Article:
Most beautiful hidden temple: Zhi Zhi An
Zhi Zhi An: Hidden and beautiful Taoist temple.
Hidden away from the main tourist spots in the park, Zhi Zhi An is a tranquil Taoist temple flanked by bamboo and other trees.
As you enter through the entrance to Great King Peak and Spring Garden, there’s a river-hugging path that leads to the beautiful stone gate of Zhi Zhi An.
The buildings inside the temples were destroyed and rebuilt a few times throughout the centuries but the temple boasts a history that dates back to more than 1,700 years ago.
Bonus: On the way to Zhi Zhi An, you’ll come across a small riverside viewing platform — the best place to photograph bamboo rafts floating on Nine-Bend Stream with Jade Maiden Peak in the background.
Most stressful cave walk: A Thread of Sky
The wider section of the cave.
Dubbed the weirdest cave in Wuyishan, “A Thread of Sky” is a fissure cave with a narrow crack that opens towards the sky.
A path of steps allows visitors to climb through the crack.
A warning sign at the entrance of the cave informs visitors that the narrowest part of the cave is about 35 centimeters in width.
Whenever someone is holding up the line, visitors behind often yell: “Are you stuck? Take a deep breath and suck in your belly!”
It’s not recommended to visit during and after rain as the path is dark and can get slippery.
Tea that costs more than gold: Da Hong Pao
These tea trees have their own insurance.
As the birthplace of Oolong tea, Wuyishan has hundreds of varieties of Oolong teas, but none as famous as Da Hong Pao (or Big Red Robe).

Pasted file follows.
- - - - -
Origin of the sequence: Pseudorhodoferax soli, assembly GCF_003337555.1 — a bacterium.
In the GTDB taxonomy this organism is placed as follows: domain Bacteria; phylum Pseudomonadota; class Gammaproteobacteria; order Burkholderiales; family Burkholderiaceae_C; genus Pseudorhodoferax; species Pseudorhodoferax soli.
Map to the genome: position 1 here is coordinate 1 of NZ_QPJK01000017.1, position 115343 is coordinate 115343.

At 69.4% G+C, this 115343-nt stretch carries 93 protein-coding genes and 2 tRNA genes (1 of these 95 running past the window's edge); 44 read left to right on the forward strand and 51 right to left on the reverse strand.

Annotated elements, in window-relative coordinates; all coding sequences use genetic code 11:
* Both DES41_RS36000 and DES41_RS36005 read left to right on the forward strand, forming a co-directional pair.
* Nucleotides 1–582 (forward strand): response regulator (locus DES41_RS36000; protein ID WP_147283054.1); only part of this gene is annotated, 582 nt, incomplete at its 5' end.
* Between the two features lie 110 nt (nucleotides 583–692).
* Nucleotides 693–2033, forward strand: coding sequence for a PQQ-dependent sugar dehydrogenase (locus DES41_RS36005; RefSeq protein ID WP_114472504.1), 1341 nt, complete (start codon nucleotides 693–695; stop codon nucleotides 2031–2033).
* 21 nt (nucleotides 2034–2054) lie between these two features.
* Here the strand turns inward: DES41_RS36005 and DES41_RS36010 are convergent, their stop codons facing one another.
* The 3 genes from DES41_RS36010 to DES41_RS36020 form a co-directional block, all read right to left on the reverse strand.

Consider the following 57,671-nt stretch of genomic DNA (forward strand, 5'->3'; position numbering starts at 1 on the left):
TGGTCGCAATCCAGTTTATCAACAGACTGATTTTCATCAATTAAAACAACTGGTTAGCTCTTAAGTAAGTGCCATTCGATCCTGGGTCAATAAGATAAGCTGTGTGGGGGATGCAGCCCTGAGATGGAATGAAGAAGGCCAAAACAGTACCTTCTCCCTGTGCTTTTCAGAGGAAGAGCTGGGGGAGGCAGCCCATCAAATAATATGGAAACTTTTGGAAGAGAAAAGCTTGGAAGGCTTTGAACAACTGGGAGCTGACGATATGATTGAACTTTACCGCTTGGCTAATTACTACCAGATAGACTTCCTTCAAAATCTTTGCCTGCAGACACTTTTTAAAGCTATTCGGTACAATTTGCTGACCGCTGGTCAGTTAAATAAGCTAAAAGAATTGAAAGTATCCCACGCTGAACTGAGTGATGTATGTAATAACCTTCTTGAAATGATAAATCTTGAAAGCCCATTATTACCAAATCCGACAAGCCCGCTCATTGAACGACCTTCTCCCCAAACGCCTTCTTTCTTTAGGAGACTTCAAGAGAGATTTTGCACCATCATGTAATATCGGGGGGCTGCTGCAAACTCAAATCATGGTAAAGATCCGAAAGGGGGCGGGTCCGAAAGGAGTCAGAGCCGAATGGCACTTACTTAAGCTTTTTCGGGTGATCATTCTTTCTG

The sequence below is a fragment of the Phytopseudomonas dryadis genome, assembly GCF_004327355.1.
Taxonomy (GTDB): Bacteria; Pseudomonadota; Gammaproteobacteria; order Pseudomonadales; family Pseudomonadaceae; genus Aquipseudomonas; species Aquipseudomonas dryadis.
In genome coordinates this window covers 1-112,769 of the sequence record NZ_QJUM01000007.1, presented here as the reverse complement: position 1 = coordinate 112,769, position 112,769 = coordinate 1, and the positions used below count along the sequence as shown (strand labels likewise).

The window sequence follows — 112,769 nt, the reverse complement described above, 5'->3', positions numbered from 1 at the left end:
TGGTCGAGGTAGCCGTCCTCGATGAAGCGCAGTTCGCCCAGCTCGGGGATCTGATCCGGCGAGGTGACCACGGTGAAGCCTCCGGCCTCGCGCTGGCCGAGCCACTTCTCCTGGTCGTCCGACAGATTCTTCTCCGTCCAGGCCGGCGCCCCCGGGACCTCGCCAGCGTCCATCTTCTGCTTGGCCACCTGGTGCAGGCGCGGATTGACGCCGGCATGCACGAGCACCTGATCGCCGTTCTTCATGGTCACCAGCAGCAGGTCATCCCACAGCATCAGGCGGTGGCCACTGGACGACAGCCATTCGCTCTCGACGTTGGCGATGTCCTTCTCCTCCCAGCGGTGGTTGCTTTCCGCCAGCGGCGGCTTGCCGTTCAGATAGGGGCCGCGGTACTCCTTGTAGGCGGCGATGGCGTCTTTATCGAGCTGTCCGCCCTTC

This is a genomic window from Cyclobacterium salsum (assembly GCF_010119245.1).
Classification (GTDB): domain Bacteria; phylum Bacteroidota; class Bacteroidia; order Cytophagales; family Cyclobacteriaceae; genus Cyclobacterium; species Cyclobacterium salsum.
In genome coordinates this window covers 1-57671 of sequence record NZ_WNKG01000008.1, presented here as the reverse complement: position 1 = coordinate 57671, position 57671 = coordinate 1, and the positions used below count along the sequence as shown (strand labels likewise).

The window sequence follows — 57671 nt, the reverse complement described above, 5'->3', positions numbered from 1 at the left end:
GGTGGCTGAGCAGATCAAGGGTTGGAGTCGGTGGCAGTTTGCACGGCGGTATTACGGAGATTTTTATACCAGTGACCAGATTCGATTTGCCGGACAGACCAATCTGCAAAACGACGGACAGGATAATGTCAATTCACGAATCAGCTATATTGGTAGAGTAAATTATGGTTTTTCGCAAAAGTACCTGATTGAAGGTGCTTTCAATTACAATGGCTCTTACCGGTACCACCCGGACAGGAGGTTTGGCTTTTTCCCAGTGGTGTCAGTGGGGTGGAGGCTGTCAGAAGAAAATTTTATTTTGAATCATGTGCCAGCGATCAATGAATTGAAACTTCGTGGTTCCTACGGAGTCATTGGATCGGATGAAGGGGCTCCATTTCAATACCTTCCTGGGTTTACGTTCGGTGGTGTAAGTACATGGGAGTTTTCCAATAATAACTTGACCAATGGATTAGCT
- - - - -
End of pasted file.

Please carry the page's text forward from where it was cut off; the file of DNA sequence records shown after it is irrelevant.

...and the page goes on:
Sitting inside the park’s Da Hong Pao scenic area, the six small trees hanging off the cliff in front of a tea house are the mother trees of Da Hong Pao.
Dubbed the most expensive tea in the world, 20 grams of leaves from these branches were once auctioned for more than RMB180,000 (or $27,000).
Harvesting from the mother trees of Da Hong Pao has been forbidden since 2006.
They were once guarded by armed security and are even insured.
At the start of each harvesting season, a small shrine is set up before the trees, where tea farmers come and pray for a good harvest.
Sample and buy Oolong tea like a pro
“Tea appreciatation classes” are often offered at local tea houses.
Visitors can buy prepackaged tea leaves in retail shops or pop into one of the ubiquitous tea houses around the Wuyi resort town to taste the teas before buying.
Quality and prices vary among shops.
Chun Hui Tea House (67, Xiaping Road, Sangu Resort Area, Wuyishan) sells retail and wholesale tea leaves harvested from the owner’s family farms in the region.
“Wuyi tea is unique for its cliff soil aroma,” says Qiu Yi, Chun Hui’s owner and a fifth-generation tea maker.